Tips for School IT Leaders

August 28, 2018

Education Cybersecurity Weekly is a curated weekly news overview for those who are concerned about Education industry. It provides brief summaries and links to articles and news across a spectrum of cybersecurity and technology topics that are specific to the industry.

Questions IT leaders need to ask about cybersecurity

e-School News on August 22, 2018

Educational institutions are not immune to cyber attacks, and addressing them comes at a price for the U.S. economy. The IT leaders should be proactive in asking the following questions to ensure that data security is taken seriously:
Q1: Are your password procedures up to speed?
Q2: Do you have a procedure for when people leave?
Q3: Does each employee have access to only what they need?
Q4: Do you provide proper training at all levels?

None of the procedures is expensive. Nonetheless, none will prove effective if schools and higher education organizations are not able to maintain control over its systems.

Florida’s latest cybersecurity training center

EdScoop on August 22, 2018

Florida’s latest cybersecurity training facility that is intended to help fill professional cybersecurity gaps opened on the campus of the Miami Dade College.

The training is ready for students, companies, and public sector organizations to certify cybersecurity professions. MDC’s cybersecurity center joins similar institutions at the University of South Florida and the University of West Florida.

Companies always value graduates with work experience, but in the world of cybersecurity its importance is tenfold.

Antonio Delgado, a dean at Miami Dade College in the release.

76 universities from 14 countries become victims

Indipendent on August 24, 2018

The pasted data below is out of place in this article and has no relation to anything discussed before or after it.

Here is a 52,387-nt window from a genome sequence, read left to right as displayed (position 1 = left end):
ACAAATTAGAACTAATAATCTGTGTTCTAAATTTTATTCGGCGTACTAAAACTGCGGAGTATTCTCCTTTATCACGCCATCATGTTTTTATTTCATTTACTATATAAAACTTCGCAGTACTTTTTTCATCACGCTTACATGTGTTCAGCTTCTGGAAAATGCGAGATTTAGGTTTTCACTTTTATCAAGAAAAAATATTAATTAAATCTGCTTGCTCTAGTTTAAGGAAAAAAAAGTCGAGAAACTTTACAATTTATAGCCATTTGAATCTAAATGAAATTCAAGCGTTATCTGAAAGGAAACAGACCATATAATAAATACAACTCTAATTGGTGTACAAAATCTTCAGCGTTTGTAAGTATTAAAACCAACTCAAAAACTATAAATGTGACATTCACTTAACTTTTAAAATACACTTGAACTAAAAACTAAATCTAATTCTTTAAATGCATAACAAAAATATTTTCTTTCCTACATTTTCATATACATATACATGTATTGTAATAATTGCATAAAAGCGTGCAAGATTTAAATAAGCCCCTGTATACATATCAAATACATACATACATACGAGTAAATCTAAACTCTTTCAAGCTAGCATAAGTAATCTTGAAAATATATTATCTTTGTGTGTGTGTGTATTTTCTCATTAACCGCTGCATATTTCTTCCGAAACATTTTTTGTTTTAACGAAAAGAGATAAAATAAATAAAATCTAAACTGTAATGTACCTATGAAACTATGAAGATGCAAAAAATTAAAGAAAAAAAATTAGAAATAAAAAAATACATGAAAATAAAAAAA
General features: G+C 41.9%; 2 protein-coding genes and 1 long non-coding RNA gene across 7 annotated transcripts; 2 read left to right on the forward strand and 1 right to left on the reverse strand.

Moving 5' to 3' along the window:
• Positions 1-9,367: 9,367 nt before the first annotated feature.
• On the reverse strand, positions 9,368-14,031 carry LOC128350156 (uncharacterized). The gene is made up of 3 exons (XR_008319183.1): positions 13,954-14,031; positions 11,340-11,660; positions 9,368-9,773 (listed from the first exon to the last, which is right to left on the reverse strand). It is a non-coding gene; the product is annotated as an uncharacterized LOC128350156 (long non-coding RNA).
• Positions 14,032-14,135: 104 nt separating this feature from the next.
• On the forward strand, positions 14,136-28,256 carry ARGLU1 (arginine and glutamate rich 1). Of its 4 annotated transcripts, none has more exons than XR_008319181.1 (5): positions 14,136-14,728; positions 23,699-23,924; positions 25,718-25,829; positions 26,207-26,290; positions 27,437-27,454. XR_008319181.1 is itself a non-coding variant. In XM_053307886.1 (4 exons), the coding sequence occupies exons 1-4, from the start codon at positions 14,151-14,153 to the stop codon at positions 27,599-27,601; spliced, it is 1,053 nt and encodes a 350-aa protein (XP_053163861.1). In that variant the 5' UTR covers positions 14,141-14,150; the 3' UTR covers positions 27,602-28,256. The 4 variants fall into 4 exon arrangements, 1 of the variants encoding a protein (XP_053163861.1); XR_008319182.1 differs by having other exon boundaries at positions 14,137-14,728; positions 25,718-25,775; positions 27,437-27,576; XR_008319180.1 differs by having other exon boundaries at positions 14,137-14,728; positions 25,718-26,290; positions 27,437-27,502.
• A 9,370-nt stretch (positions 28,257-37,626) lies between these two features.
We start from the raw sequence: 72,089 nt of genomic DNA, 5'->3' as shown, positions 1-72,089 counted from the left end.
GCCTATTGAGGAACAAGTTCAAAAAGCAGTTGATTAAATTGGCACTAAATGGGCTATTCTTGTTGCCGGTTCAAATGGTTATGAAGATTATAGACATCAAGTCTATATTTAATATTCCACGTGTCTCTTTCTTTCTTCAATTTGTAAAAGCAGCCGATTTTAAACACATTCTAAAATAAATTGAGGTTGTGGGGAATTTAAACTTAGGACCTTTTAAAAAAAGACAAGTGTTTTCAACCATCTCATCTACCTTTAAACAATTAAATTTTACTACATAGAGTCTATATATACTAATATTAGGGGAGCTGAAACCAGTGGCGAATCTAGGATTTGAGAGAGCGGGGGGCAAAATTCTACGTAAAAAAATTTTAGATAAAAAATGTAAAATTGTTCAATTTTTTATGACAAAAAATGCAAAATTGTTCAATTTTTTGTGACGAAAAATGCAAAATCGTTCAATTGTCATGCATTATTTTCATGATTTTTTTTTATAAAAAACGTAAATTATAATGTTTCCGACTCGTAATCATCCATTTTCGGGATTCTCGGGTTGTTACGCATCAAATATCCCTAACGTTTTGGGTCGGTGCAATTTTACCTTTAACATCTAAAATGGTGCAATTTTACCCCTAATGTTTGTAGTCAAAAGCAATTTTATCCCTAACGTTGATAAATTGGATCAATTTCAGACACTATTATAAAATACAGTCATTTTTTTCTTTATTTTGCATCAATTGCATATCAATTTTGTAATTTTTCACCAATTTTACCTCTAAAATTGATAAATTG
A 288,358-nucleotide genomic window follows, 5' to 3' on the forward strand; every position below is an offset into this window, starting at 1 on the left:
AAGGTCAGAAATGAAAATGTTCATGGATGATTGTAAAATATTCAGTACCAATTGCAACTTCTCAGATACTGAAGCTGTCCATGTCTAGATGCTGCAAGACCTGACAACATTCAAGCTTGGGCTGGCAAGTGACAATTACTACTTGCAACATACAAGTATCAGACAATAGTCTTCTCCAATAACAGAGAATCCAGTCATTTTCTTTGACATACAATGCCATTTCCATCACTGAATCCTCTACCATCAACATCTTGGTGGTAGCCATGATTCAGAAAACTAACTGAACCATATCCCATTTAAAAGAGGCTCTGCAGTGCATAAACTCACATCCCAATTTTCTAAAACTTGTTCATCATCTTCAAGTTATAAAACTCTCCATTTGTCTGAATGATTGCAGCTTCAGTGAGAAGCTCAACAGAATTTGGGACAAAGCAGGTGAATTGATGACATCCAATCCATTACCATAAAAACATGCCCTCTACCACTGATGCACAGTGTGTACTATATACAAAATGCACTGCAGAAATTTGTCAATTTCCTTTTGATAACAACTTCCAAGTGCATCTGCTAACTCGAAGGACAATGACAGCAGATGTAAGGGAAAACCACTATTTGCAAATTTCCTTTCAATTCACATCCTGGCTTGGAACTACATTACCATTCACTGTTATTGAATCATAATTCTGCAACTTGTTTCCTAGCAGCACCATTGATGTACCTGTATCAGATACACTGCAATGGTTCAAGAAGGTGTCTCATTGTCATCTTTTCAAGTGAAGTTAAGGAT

Universities and academic institutions around the world are targeted as part of a major campaign launched by Iranian hackers. The attackers aim to steal unpublished research and gain access to intellectual property.

Security experts discovered a series of attacks presumably performed by Cobalt Dickens group. Among victim organizations, there are 76 universities from 14 countries, including Australia, Canada, China, Israel, Japan, Switzerland, Turkey, the United Kingdom, and the United States. Some of the affected institutions listed in the Times Higher Education Top 50. Within margins of the campaign, hackers created fake websites resembling login pages of the targeted universities. In case a user accidentally filled in their account name and passwords to the spoofed login pages, the credentials would have been passed to the malefactors.

The investigation is still ongoing into the security incident. Earlier this year, nine Iranians were charged by the US Justice Department for conducting a giant cyber theft campaign on behalf of the Iranian government. It remains unclear if these nine alleged cyber criminals took part in the previous attacks.

Bringing tech in the classroom

EdTech Focus on K-12 on August 27, 2018

A lack of student engagement originates from the fact that most teachers do not have the educational background of technology. Nonetheless, a more modern style of teaching demands the integration of classroom technology and empowers students to take hold of their own education.

Administrators should help teachers learn new educational tools to succeed in delivering innovation programs. For example, teachers are engaged in Chromebook training during the spring at Beekmantown Central School District in New York, giving them more time to learn the new technology.

Integrating tools separately is essential as teachers must have an opportunity to master one solution at a time.

Managing cyber risk

Education Dive on August 27, 2018

Some of the previous overviews touched upon the privacy issue every educational organization faces due to the amount of sensitive data its systems process. Therefore, this environment is highly regulated. The Payment Card Industry Data Security Standard (PCI DSS) and the Health Insurance Portability and Accountability Act (HIPAA) are not the only regulations. A school, which receives funds from the Education Department, must comply with the Family Educational Rights and Privacy Act (FERPA).

Term violation can result in tremendous penalties such as loss of federal funds. In addition,many universities must comply with the standards of the National Institute of Standards and Technology (NIST) when handling specific data.

CISOs (Chief Information Security Officers) in higher education can communicate cyber risk and improve their institutions’ security posture.

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